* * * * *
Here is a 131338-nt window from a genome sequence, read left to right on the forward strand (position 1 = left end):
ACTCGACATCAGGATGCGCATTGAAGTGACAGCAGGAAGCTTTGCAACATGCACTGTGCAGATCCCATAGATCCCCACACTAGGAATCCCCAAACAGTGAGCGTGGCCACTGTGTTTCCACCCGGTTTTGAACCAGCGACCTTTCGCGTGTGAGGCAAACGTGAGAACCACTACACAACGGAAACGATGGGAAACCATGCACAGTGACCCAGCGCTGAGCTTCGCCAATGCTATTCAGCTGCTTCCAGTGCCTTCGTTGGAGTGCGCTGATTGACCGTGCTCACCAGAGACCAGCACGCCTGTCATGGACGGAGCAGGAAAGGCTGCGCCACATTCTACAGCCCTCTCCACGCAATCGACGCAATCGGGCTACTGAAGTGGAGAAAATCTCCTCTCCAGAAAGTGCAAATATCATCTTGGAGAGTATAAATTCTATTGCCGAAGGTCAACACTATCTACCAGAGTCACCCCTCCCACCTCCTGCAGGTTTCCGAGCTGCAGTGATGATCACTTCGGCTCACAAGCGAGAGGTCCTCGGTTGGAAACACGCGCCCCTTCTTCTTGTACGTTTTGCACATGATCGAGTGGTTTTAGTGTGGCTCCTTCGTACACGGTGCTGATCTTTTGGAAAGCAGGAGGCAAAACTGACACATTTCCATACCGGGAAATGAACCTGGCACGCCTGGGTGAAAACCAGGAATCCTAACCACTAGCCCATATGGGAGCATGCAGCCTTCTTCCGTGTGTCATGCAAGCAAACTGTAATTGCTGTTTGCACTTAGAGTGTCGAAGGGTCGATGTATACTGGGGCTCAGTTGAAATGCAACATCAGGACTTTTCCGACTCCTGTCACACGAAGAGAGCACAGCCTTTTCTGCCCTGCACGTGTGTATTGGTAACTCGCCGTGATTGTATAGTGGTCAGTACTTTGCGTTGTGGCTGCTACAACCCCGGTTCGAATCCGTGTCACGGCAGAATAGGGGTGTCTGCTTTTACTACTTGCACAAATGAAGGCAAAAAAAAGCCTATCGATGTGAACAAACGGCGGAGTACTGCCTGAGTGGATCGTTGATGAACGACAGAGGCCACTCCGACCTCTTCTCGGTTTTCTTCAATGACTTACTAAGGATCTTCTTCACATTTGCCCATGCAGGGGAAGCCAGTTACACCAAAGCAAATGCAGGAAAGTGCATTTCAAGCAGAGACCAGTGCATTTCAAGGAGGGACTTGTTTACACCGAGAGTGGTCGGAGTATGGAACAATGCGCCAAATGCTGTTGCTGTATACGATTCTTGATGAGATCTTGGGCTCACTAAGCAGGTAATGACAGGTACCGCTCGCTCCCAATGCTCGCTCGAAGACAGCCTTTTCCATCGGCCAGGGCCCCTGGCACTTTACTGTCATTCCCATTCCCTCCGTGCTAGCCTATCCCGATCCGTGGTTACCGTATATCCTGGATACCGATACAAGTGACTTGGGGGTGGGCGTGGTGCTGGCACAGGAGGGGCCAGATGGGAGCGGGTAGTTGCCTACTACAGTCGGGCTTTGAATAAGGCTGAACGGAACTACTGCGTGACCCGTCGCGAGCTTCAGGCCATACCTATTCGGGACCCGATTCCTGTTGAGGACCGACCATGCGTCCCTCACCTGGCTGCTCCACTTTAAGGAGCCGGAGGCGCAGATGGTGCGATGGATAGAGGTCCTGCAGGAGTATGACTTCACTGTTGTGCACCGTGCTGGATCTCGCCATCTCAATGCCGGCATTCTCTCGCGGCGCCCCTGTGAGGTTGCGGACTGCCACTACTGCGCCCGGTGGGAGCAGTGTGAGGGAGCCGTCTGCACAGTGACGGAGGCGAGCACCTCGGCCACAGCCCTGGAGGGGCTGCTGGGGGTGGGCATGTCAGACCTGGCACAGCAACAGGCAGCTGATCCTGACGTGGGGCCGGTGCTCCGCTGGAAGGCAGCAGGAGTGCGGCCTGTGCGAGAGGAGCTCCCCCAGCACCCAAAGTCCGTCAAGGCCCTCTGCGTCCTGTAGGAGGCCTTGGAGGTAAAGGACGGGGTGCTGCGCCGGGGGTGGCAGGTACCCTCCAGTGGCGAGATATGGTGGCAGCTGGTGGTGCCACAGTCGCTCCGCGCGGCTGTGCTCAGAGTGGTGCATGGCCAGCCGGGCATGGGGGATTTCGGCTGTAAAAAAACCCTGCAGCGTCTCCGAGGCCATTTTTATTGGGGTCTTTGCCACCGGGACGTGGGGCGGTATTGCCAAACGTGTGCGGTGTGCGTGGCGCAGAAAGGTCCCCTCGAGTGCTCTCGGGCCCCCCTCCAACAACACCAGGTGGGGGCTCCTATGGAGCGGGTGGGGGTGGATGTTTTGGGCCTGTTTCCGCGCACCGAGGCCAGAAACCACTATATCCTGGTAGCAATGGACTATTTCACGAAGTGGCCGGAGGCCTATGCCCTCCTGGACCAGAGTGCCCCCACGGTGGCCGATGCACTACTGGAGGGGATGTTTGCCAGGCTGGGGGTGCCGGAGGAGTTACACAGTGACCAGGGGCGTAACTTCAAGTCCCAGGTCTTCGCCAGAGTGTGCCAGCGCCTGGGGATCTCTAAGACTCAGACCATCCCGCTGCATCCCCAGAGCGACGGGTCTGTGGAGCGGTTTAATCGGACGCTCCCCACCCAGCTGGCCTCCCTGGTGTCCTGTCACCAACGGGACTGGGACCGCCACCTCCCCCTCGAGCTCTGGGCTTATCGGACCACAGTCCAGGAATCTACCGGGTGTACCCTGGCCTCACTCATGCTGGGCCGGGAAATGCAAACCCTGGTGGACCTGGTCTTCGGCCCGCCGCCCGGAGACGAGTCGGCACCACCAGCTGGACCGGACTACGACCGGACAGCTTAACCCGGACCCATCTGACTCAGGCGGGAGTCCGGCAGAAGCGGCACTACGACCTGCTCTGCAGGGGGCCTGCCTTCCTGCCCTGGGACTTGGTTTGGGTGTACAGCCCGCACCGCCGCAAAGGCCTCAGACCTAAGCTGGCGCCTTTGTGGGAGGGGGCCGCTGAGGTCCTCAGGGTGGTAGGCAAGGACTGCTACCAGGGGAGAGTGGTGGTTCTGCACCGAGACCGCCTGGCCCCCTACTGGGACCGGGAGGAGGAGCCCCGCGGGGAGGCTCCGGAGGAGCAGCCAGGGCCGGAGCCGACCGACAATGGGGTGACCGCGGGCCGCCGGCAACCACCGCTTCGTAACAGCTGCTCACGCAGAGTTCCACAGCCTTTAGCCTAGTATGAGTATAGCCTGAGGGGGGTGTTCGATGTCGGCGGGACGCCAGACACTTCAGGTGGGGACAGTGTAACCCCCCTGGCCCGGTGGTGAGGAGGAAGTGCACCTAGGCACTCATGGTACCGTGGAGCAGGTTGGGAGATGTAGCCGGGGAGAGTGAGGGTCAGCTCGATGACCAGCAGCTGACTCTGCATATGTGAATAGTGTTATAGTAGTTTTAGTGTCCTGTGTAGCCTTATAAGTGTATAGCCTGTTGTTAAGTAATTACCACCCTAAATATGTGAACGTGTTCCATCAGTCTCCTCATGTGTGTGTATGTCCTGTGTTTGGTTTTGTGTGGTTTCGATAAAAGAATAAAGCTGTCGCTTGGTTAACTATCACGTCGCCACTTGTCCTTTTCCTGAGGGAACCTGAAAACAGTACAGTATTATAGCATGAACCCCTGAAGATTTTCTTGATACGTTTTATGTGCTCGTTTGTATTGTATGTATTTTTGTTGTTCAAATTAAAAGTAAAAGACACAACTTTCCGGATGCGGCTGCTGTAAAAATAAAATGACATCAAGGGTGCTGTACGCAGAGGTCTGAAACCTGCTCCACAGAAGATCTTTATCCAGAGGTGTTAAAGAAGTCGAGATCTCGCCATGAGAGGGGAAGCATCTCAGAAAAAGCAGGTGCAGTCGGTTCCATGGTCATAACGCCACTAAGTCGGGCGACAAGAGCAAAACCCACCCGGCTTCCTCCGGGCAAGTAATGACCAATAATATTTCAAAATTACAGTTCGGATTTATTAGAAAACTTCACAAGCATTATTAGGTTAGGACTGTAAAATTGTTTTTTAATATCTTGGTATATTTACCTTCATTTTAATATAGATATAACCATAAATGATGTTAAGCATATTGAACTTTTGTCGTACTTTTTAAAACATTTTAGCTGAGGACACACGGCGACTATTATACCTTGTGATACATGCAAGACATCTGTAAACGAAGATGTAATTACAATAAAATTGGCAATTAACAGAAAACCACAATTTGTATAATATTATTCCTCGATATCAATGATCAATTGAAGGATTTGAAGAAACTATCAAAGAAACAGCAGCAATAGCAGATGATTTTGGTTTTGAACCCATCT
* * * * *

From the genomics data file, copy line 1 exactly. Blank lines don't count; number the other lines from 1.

Here is a 131338-nt window from a genome sequence, read left to right on the forward strand (position 1 = left end):